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Cheap tech allows start-up traders to enter financial market

Reductions in the cost of technology have lowered the barrier to entry for start-ups who previously could not afford to trade on the financial markets, according to a panel of experts at TradeTech Europe this week.

Vendors offering co-location and cloud services, which remove the burden for traders of hosting and managing their own kit, have resulted in entry-to-market costs being reduced dramatically and a democratisation of the marketplace.

“The barrier to entry is much lower now than it used to be. Even if you are a couple of guys sitting in Gibraltar, you can easily implement your kit in a co-located data centre in London,” said Frederic Ponzo, managing partner at consulting firm GreySpark Partners.

“There is also an ecosystem around you. You have got connectivity from the data vendors, and you have got connectivity to a good choice of brokers and clearers. Maybe not all of them, but a sufficient choice to get you going,” he said.

“Are you going to reach a limit when you need to scale up? Yeah, probably. But at least you have the ability to start trading and make a living out of it. Five years ago that wasn’t an option,” he added.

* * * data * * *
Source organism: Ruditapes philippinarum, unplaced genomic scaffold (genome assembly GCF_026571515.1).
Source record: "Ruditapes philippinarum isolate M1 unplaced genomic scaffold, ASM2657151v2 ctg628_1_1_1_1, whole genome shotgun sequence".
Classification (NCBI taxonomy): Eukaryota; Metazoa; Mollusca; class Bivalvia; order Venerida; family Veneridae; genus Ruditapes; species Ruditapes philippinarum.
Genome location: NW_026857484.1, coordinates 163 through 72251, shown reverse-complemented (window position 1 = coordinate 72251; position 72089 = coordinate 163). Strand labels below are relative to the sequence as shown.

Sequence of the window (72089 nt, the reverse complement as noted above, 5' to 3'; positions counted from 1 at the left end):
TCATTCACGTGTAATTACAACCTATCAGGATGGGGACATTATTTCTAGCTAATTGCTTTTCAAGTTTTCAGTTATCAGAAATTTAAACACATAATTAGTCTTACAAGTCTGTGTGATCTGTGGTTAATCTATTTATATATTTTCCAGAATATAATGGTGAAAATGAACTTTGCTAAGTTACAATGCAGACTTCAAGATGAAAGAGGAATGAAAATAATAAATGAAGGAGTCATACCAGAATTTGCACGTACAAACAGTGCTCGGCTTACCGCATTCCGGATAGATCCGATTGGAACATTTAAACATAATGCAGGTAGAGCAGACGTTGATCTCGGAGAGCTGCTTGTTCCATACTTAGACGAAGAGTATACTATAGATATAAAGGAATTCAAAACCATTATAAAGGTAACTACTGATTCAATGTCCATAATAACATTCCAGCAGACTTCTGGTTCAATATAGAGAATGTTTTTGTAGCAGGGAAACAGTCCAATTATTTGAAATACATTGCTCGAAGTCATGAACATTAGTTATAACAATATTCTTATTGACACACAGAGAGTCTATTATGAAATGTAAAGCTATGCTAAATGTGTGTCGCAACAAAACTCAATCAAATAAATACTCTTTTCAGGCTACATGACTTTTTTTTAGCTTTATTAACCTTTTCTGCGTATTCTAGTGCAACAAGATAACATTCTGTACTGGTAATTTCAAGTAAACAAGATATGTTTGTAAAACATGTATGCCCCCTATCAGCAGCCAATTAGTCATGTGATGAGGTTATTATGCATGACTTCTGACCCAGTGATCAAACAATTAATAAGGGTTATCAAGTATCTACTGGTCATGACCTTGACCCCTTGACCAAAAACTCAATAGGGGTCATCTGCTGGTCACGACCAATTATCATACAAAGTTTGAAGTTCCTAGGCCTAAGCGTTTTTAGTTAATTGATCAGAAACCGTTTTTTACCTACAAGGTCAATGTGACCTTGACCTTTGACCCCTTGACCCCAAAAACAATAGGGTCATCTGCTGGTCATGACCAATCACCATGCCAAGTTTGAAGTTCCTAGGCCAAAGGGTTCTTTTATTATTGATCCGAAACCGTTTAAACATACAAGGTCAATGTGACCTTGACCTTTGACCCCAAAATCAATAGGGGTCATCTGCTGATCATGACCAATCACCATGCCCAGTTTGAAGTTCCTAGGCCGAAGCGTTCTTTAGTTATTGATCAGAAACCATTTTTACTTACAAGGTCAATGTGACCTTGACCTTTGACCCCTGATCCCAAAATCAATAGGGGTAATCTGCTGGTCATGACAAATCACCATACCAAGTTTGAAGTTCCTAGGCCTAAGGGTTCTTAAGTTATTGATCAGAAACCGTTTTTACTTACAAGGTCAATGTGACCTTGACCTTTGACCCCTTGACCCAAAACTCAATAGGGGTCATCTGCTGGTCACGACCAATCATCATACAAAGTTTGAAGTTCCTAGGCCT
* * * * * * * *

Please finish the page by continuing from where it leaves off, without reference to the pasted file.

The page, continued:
Connecting to and trading through a broker has historically cost quite a lot of money, with minimum deposits reaching as much as £1,500 and per trade costs reaching over £100, but again this has been driven down by the development of online brokerages that charge much less.

Banking and technology analyst Bob Giffords agreed with Ponzo, and said that he was noticing more start-ups in the market.

“I think we are seeing democratisation of the market. Trading costs are coming down, which is putting pressure on clearing and settlement to lower costs too. These costs are coming down dramatically,” said Giffords.

“I am also seeing a lot more start-up companies attending conferences to find a vendor to support them. Also, we must not forget that cloud is moving up the scales, which also reduces costs and allows a cheaper entry point,” he added.

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